I've never done much in the PvP side of WoW. I remember doing enough battlegrounds to pick up some gear back in BC, but in general I don't enjoy PvP and tend to avoid it. The reason for this is that I'm a casual player at heart, and PvP gameplay is inherently unfriendly to casuals.
Any game tests the player's ability to overcome certain challenges. If you do so successfully, you win. If not, you lose. And in PvE games, the difficulty of the challenge to be faced is set directly by the game company.
What this means is that the developer of a PvE game can always tune the difficulty to be appropriate for casual players. Of course they may choose not to do so, or they may fail and make the game more difficult than intended, but the option is always there.
In a PvP game, by contrast, the difficulty any player faces is determined by the skill level of their opponents. Since casuals by definition spend less time playing and thinking about the game, they will tend to be weaker players than average. What this means is that PvP as a casual will tend to be a string of constant defeats.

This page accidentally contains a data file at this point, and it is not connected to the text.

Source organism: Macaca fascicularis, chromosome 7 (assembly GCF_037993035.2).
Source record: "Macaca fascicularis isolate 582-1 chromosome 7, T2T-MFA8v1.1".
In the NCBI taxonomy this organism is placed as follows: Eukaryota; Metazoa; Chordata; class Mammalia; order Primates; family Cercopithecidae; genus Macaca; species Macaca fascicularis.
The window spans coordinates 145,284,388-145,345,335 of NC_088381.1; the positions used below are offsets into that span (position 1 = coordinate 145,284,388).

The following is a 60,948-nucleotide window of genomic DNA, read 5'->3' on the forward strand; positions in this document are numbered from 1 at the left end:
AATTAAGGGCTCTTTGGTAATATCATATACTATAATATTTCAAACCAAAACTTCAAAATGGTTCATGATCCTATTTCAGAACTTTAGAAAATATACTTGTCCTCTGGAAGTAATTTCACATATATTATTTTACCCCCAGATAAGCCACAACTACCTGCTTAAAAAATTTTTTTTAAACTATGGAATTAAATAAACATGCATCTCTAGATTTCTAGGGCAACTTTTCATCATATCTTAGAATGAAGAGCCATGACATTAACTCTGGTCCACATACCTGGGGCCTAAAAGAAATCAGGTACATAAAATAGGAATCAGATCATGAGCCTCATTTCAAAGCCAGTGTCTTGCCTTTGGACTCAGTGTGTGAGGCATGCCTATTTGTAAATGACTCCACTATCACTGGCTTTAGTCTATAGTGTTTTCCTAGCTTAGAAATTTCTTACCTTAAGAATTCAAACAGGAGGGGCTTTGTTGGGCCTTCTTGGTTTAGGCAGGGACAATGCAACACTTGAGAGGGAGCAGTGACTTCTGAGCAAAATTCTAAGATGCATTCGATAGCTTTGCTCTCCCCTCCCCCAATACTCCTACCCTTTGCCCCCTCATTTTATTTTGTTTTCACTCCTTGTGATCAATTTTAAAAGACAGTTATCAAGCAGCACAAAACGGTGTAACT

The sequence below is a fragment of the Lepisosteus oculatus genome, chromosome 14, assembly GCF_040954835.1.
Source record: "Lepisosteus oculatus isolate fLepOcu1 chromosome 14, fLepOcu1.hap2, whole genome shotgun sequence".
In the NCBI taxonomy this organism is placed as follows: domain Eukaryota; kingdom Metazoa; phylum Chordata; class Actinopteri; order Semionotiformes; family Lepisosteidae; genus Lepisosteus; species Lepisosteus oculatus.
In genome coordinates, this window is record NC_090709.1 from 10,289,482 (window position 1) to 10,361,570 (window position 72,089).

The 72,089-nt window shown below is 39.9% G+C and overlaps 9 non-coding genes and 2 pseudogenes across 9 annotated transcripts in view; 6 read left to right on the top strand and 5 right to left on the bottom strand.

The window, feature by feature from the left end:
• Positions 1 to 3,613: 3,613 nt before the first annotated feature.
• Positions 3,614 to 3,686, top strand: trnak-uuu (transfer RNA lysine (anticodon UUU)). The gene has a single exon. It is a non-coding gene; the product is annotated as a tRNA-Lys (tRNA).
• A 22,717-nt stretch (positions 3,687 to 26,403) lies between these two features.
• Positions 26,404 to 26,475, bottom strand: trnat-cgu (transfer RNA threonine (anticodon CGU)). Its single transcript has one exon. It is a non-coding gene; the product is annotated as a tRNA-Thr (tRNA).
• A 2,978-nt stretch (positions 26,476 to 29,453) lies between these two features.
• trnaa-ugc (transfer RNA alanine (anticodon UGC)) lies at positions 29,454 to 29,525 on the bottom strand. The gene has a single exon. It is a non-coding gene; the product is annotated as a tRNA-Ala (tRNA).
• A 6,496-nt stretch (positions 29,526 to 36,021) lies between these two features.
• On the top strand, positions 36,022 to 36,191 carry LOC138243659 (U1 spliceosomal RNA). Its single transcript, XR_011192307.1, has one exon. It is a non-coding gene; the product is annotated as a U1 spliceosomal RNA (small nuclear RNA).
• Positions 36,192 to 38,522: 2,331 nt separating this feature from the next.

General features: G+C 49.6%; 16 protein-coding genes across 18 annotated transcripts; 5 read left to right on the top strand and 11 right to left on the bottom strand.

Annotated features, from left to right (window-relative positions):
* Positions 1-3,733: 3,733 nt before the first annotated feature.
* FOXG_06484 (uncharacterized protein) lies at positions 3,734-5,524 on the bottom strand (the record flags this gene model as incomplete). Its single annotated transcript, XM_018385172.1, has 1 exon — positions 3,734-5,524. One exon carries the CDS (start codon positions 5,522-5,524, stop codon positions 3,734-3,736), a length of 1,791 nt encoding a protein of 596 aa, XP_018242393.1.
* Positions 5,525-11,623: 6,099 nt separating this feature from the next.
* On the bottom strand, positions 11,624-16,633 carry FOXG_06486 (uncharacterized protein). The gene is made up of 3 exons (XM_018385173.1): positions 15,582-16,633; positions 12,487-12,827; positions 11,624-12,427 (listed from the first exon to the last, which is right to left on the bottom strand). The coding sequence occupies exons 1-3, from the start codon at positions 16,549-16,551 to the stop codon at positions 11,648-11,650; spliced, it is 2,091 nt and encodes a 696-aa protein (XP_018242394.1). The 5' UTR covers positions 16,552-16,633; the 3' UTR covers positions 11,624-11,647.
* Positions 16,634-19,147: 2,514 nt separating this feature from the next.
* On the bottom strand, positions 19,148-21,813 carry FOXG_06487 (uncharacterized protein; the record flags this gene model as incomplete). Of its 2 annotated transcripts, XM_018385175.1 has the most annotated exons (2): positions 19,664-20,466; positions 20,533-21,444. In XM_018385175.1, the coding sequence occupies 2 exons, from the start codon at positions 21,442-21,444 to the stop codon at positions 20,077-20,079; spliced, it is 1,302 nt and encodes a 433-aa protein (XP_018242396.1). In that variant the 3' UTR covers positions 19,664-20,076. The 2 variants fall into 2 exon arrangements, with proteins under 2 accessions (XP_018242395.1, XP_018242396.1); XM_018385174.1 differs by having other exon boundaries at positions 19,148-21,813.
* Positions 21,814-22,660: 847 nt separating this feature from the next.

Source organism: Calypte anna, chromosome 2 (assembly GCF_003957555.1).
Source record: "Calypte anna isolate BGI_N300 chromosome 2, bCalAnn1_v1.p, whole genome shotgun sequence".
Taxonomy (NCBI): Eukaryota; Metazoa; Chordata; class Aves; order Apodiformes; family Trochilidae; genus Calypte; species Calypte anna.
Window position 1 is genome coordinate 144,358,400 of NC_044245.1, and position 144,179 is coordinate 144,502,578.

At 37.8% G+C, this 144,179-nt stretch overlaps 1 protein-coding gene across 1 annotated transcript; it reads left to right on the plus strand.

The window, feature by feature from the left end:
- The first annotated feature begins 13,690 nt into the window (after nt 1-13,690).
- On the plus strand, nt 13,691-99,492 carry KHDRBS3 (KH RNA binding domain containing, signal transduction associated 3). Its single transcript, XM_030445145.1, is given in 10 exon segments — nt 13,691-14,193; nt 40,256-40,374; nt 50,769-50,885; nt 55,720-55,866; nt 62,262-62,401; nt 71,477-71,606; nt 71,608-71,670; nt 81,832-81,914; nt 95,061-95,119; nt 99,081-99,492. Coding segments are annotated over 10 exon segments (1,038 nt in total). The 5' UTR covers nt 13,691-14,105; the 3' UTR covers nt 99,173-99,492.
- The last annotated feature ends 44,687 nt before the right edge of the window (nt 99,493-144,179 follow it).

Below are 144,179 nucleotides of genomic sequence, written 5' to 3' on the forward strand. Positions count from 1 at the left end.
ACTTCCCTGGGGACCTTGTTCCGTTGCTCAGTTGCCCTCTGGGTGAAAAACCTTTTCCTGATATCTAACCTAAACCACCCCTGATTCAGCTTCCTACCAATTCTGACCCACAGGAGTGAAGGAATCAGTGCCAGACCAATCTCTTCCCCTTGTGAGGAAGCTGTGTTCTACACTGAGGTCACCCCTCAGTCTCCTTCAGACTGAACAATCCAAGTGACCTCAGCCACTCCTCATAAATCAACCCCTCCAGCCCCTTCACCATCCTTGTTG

And the game company cannot really prevent this, because they cannot simply make PvP "easier". As long as the potential for a skill disparity exists, casual players are going to be on the losing end.
Now, the usual solution to this problem is a rating system of some sort. If less skilled players are matched with others of around the same skill level, they have the potential to win more frequently. And indeed WoW makes use of this approach.
However, Blizzard has decided that PvP ratings should only apply to organized, "serious" competition - arenas and premade battlegrounds. And this is exactly the sort of content casuals will never participate in! So if casuals want to stay casual, they have two choices - lose constantly, or abandon the PvP game entirely.
Maybe the decision to make ratings only apply to organized matchmaking was a mistake. If normal battlegrounds used a simple hidden rating with no reward potential, the matchmaking experience might be better. On the other hand, anytime you make matchmaking more selective you run into issues with population size. Perhaps the current system is the best we can reasonably hope for.